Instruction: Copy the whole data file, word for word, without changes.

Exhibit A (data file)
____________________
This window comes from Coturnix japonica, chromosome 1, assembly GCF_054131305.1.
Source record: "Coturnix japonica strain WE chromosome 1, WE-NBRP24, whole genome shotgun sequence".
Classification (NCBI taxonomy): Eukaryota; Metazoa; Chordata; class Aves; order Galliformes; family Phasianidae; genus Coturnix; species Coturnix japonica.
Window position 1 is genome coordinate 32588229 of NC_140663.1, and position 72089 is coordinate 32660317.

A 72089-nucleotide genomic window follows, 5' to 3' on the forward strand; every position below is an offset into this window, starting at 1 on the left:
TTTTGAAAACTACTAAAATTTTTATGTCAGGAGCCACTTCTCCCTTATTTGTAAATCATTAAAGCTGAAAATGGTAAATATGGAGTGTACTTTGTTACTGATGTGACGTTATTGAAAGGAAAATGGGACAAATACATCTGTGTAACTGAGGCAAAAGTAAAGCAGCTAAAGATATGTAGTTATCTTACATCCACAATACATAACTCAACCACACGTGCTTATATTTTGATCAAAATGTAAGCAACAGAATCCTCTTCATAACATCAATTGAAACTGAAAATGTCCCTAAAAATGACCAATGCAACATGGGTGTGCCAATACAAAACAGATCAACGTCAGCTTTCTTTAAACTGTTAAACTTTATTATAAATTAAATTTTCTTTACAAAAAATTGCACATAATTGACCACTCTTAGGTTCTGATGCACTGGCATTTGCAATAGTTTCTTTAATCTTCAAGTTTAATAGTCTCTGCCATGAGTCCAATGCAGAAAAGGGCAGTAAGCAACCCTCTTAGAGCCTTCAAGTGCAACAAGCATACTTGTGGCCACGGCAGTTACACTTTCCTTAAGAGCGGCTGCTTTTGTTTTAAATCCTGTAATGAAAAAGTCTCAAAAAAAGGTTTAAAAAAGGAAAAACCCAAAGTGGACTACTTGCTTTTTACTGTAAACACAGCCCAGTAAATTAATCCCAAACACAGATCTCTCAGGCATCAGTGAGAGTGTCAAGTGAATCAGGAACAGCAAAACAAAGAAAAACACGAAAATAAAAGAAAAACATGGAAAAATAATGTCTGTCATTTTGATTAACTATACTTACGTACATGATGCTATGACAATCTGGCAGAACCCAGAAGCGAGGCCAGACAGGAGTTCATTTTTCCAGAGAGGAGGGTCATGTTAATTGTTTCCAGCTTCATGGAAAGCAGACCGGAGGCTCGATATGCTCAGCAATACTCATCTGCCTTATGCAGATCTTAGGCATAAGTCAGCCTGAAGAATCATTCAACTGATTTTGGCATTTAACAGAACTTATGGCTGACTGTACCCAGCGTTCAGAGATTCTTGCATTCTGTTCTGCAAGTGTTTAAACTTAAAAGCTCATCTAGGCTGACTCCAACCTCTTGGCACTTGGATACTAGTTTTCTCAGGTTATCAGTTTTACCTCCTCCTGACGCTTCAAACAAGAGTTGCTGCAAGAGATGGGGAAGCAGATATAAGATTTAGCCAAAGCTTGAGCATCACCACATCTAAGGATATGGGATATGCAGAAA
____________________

This window comes from Coturnix japonica, chromosome 1, assembly GCF_054131305.1.
Source record: "Coturnix japonica strain WE chromosome 1, WE-NBRP24, whole genome shotgun sequence".
Classification (NCBI taxonomy): Eukaryota; Metazoa; Chordata; class Aves; order Galliformes; family Phasianidae; genus Coturnix; species Coturnix japonica.
Window position 1 is genome coordinate 32588229 of NC_140663.1, and position 72089 is coordinate 32660317.

A 72089-nucleotide genomic window follows, 5' to 3' on the forward strand; every position below is an offset into this window, starting at 1 on the left:
TTTTGAAAACTACTAAAATTTTTATGTCAGGAGCCACTTCTCCCTTATTTGTAAATCATTAAAGCTGAAAATGGTAAATATGGAGTGTACTTTGTTACTGATGTGACGTTATTGAAAGGAAAATGGGACAAATACATCTGTGTAACTGAGGCAAAAGTAAAGCAGCTAAAGATATGTAGTTATCTTACATCCACAATACATAACTCAACCACACGTGCTTATATTTTGATCAAAATGTAAGCAACAGAATCCTCTTCATAACATCAATTGAAACTGAAAATGTCCCTAAAAATGACCAATGCAACATGGGTGTGCCAATACAAAACAGATCAACGTCAGCTTTCTTTAAACTGTTAAACTTTATTATAAATTAAATTTTCTTTACAAAAAATTGCACATAATTGACCACTCTTAGGTTCTGATGCACTGGCATTTGCAATAGTTTCTTTAATCTTCAAGTTTAATAGTCTCTGCCATGAGTCCAATGCAGAAAAGGGCAGTAAGCAACCCTCTTAGAGCCTTCAAGTGCAACAAGCATACTTGTGGCCACGGCAGTTACACTTTCCTTAAGAGCGGCTGCTTTTGTTTTAAATCCTGTAATGAAAAAGTCTCAAAAAAAGGTTTAAAAAAGGAAAAACCCAAAGTGGACTACTTGCTTTTTACTGTAAACACAGCCCAGTAAATTAATCCCAAACACAGATCTCTCAGGCATCAGTGAGAGTGTCAAGTGAATCAGGAACAGCAAAACAAAGAAAAACACGAAAATAAAAGAAAAACATGGAAAAATAATGTCTGTCATTTTGATTAACTATACTTACGTACATGATGCTATGACAATCTGGCAGAACCCAGAAGCGAGGCCAGACAGGAGTTCATTTTTCCAGAGAGGAGGGTCATGTTAATTGTTTCCAGCTTCATGGAAAGCAGACCGGAGGCTCGATATGCTCAGCAATACTCATCTGCCTTATGCAGATCTTAGGCATAAGTCAGCCTGAAGAATCATTCAACTGATTTTGGCATTTAACAGAACTTATGGCTGACTGTACCCAGCGTTCAGAGATTCTTGCATTCTGTTCTGCAAGTGTTTAAACTTAAAAGCTCATCTAGGCTGACTCCAACCTCTTGGCACTTGGATACTAGTTTTCTCAGGTTATCAGTTTTACCTCCTCCTGACGCTTCAAACAAGAGTTGCTGCAAGAGATGGGGAAGCAGATATAAGATTTAGCCAAAGCTTGAGCATCACCACATCTAAGGATATGGGATATGCAGAAA